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Scientist Baked And Tasted Bread With 4,500-Year-Old Yeast – It Was Incredible!


Scientist Baked And Tasted Bread With 4,500-Year-Old Yeast – It Was Incredible!

Shouldn’t this be a history?

Bread is magic. This seemingly simple staple made of dough and yeast has evolved for centuries since the founding of it. There is multiple accounts of bread and yeast in the Bible, history of the Englishmen and European are filled with how bread becomes part of their daily lives, their culture. And today, bread has spread to various cuisines from Asian to Middle-eastern.

Thus, it’s not weird if you stumble upon ancient pottery that can be dated back when religions revolved around Sun God and mummies. And in that ancient pot, you find samples of ancient yeast that are still dormant. That’s what Seamus Blackley found and like any other inquisitive minds, we wonder what bread tastes like that back then.

Fun fact though, Seamus Blackley is also the father of Xbox because yes, he’s also the man of a team that persuaded Xbox to build the console. And here’s his journey to revive ancient Egyptian bread. Check out the full Twitter thread on this link!

And so, it all began two weeks ago…

Seamus Blackley

Blackley began his Twitter thread by explaining that he worked with an Egyptologist and a microbiologist in an attempt to recover yeast from an ancient Egyptian container that is at least 4,500-years-old. The pottery may have been used for fermenting bread and beer, so the bread-enthusiast is eager to see what kind of bread people used to eat back in those days.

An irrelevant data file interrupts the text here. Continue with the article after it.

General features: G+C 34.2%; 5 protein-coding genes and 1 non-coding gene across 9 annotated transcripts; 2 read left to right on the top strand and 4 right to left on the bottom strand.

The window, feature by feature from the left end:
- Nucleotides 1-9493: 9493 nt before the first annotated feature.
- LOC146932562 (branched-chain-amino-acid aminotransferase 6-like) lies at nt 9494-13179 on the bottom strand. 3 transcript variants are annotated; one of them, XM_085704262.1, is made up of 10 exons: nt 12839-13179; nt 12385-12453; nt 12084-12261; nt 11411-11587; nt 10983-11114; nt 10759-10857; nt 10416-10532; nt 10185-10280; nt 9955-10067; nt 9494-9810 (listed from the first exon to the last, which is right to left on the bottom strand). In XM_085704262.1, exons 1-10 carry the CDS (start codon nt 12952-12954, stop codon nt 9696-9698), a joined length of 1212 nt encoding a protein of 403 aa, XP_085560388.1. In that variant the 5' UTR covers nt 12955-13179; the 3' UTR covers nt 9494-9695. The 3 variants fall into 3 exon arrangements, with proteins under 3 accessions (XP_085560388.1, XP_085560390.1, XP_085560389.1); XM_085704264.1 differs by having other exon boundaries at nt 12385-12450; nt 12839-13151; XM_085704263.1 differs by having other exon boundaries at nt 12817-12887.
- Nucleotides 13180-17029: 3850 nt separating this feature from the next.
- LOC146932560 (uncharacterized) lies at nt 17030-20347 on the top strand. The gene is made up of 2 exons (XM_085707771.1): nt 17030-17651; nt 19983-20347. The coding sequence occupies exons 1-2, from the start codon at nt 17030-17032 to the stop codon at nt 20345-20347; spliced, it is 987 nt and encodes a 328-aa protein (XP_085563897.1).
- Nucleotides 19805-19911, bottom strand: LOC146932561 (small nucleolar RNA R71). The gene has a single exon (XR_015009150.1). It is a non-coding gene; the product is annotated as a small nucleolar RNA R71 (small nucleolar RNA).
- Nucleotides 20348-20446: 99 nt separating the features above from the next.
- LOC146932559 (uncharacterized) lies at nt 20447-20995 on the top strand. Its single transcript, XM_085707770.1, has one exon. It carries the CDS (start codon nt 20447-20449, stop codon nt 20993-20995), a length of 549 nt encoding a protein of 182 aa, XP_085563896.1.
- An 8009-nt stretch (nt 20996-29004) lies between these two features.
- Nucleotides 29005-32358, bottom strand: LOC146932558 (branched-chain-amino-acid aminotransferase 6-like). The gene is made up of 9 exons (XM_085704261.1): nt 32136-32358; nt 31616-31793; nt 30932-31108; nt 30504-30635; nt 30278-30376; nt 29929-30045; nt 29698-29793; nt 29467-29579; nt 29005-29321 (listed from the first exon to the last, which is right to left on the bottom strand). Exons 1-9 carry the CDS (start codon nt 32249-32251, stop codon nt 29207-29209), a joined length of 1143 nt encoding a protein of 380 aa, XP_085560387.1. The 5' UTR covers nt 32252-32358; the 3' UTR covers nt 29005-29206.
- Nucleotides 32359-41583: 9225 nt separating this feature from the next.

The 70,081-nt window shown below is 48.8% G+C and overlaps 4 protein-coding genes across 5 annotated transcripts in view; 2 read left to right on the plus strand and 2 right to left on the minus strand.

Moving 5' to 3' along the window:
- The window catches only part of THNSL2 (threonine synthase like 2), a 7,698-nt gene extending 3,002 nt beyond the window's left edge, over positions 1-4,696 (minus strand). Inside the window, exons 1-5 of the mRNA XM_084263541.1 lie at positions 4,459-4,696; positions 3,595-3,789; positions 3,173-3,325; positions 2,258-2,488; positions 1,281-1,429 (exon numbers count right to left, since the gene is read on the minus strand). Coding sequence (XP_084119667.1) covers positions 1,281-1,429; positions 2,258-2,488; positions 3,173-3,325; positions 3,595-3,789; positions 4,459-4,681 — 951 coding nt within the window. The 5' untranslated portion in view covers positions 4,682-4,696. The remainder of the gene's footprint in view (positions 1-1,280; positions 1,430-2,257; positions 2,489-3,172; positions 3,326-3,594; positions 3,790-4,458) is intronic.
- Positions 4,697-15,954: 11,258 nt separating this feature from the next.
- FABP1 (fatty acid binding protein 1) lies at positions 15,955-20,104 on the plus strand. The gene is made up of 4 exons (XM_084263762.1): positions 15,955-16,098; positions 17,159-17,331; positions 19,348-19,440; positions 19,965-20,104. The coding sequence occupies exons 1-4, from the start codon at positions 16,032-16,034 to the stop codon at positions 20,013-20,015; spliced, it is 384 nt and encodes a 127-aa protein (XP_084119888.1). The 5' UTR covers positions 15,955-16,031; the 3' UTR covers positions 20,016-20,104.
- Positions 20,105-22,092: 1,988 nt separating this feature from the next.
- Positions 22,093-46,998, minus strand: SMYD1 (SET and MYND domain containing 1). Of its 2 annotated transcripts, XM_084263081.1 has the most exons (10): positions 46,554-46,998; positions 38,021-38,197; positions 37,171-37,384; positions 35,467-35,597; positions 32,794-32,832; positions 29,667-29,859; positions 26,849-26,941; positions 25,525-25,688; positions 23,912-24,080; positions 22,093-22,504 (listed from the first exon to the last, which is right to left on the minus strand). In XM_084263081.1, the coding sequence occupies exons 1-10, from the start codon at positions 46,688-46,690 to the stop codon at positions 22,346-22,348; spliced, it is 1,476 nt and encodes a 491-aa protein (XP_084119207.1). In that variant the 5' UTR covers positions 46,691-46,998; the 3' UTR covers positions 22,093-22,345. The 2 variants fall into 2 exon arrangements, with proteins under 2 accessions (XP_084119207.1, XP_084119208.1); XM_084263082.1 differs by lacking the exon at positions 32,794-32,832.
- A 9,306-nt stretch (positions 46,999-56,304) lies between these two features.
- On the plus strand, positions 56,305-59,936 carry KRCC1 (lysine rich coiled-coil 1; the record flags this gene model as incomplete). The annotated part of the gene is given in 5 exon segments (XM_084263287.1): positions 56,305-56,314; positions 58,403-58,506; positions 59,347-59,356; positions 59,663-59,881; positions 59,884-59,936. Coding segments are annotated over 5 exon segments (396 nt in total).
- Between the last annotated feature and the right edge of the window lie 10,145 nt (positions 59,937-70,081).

While Blackley was eager for bread, Egyptologist Dr. Serena Love who worked with him in recovering the samples was enthusiastic for beer, in her interview with Bored Panda. She said, “I got us access to museum collections and Seamus collected some samples in late July. We’ve been working on this since May.”

He kept one. Understandable. We’re all curious as hell as well.

Blackley awakened the yeast with freshly milled Barley and Einkorn flour.

Looks very homey, then it was for ‘experimentation’.

No modern wheat is involved!

Teaching themselves the baking technique of the Old Kingdom, Blackley began the process.

…except for this part, because ancient Egyptians didn’t have ovens.

This reads ‘T’ in Hieroglyph which probably reads ‘TASTY’.

Jokes aside, Blackley did explain that it’s really tasty, fresh and amazing.

Just to show how amazing this ancient bread tastes with blueberry jam.

Seamus Blackley

Everyone loved the thread and have been cracking ancient Egyptian jokes!


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